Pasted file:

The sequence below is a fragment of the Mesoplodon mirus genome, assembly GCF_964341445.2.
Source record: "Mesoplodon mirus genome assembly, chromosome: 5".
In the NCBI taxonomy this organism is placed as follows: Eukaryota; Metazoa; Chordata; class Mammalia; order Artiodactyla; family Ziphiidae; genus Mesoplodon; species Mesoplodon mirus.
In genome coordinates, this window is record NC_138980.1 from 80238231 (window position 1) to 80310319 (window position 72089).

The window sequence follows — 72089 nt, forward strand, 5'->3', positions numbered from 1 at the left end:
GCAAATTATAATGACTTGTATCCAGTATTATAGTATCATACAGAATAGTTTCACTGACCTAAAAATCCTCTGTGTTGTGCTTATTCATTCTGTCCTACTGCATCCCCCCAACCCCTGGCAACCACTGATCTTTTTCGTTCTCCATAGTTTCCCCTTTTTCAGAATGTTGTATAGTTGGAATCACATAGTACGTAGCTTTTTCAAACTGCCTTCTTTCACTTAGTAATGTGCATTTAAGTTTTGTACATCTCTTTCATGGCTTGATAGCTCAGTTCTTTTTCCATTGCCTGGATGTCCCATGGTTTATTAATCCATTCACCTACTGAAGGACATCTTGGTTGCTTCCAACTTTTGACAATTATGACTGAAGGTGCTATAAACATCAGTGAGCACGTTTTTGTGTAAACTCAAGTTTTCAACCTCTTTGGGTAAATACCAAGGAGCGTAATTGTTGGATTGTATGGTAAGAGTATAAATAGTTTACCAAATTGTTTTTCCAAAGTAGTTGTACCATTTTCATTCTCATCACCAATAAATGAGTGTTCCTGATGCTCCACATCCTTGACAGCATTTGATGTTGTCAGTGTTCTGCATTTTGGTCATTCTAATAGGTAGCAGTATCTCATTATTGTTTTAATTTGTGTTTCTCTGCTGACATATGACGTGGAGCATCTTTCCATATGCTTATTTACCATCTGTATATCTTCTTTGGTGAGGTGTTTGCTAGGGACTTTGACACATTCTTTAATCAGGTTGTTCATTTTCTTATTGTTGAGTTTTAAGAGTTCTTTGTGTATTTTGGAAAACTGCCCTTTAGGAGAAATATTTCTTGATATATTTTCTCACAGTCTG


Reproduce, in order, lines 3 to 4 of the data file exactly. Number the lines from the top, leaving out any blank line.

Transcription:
In the NCBI taxonomy this organism is placed as follows: Eukaryota; Metazoa; Chordata; class Mammalia; order Artiodactyla; family Ziphiidae; genus Mesoplodon; species Mesoplodon mirus.
In genome coordinates, this window is record NC_138980.1 from 80238231 (window position 1) to 80310319 (window position 72089).